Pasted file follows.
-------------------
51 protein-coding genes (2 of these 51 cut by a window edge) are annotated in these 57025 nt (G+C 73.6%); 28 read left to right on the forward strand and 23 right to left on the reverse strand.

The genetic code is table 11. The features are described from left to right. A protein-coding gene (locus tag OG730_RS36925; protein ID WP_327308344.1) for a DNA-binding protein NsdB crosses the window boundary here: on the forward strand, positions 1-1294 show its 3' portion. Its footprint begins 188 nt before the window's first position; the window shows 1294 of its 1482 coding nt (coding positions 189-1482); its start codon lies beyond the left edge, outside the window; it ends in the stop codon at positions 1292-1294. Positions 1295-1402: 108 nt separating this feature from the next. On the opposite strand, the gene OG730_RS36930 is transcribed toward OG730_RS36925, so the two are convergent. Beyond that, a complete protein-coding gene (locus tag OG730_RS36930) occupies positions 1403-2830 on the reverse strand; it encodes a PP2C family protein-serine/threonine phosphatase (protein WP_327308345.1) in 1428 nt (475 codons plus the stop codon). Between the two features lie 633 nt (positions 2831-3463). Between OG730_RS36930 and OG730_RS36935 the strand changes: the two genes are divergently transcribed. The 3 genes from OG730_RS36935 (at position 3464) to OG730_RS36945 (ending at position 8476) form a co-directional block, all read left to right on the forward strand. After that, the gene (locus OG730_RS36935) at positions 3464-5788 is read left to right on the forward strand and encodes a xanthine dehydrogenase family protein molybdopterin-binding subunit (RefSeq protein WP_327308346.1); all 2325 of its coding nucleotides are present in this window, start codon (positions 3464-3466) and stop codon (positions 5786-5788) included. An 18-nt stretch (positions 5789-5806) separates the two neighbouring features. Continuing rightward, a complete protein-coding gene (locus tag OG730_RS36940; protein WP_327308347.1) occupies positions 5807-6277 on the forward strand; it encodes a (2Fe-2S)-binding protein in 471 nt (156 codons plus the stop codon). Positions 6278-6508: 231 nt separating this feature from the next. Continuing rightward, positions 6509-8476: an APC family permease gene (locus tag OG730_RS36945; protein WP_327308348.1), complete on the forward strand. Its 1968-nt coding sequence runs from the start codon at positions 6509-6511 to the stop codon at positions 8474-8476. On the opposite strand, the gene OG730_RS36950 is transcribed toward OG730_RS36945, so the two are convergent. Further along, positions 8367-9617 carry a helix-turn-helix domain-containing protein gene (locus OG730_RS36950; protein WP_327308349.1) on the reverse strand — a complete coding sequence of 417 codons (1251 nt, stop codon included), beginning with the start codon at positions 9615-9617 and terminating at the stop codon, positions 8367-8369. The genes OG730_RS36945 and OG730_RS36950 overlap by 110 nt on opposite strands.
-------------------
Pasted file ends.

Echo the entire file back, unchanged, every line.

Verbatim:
51 protein-coding genes (2 of these 51 cut by a window edge) are annotated in these 57025 nt (G+C 73.6%); 28 read left to right on the forward strand and 23 right to left on the reverse strand.

The genetic code is table 11. The features are described from left to right. A protein-coding gene (locus tag OG730_RS36925; protein ID WP_327308344.1) for a DNA-binding protein NsdB crosses the window boundary here: on the forward strand, positions 1-1294 show its 3' portion. Its footprint begins 188 nt before the window's first position; the window shows 1294 of its 1482 coding nt (coding positions 189-1482); its start codon lies beyond the left edge, outside the window; it ends in the stop codon at positions 1292-1294. Positions 1295-1402: 108 nt separating this feature from the next. On the opposite strand, the gene OG730_RS36930 is transcribed toward OG730_RS36925, so the two are convergent. Beyond that, a complete protein-coding gene (locus tag OG730_RS36930) occupies positions 1403-2830 on the reverse strand; it encodes a PP2C family protein-serine/threonine phosphatase (protein WP_327308345.1) in 1428 nt (475 codons plus the stop codon). Between the two features lie 633 nt (positions 2831-3463). Between OG730_RS36930 and OG730_RS36935 the strand changes: the two genes are divergently transcribed. The 3 genes from OG730_RS36935 (at position 3464) to OG730_RS36945 (ending at position 8476) form a co-directional block, all read left to right on the forward strand. After that, the gene (locus OG730_RS36935) at positions 3464-5788 is read left to right on the forward strand and encodes a xanthine dehydrogenase family protein molybdopterin-binding subunit (RefSeq protein WP_327308346.1); all 2325 of its coding nucleotides are present in this window, start codon (positions 3464-3466) and stop codon (positions 5786-5788) included. An 18-nt stretch (positions 5789-5806) separates the two neighbouring features. Continuing rightward, a complete protein-coding gene (locus tag OG730_RS36940; protein WP_327308347.1) occupies positions 5807-6277 on the forward strand; it encodes a (2Fe-2S)-binding protein in 471 nt (156 codons plus the stop codon). Positions 6278-6508: 231 nt separating this feature from the next. Continuing rightward, positions 6509-8476: an APC family permease gene (locus tag OG730_RS36945; protein WP_327308348.1), complete on the forward strand. Its 1968-nt coding sequence runs from the start codon at positions 6509-6511 to the stop codon at positions 8474-8476. On the opposite strand, the gene OG730_RS36950 is transcribed toward OG730_RS36945, so the two are convergent. Further along, positions 8367-9617 carry a helix-turn-helix domain-containing protein gene (locus OG730_RS36950; protein WP_327308349.1) on the reverse strand — a complete coding sequence of 417 codons (1251 nt, stop codon included), beginning with the start codon at positions 9615-9617 and terminating at the stop codon, positions 8367-8369. The genes OG730_RS36945 and OG730_RS36950 overlap by 110 nt on opposite strands.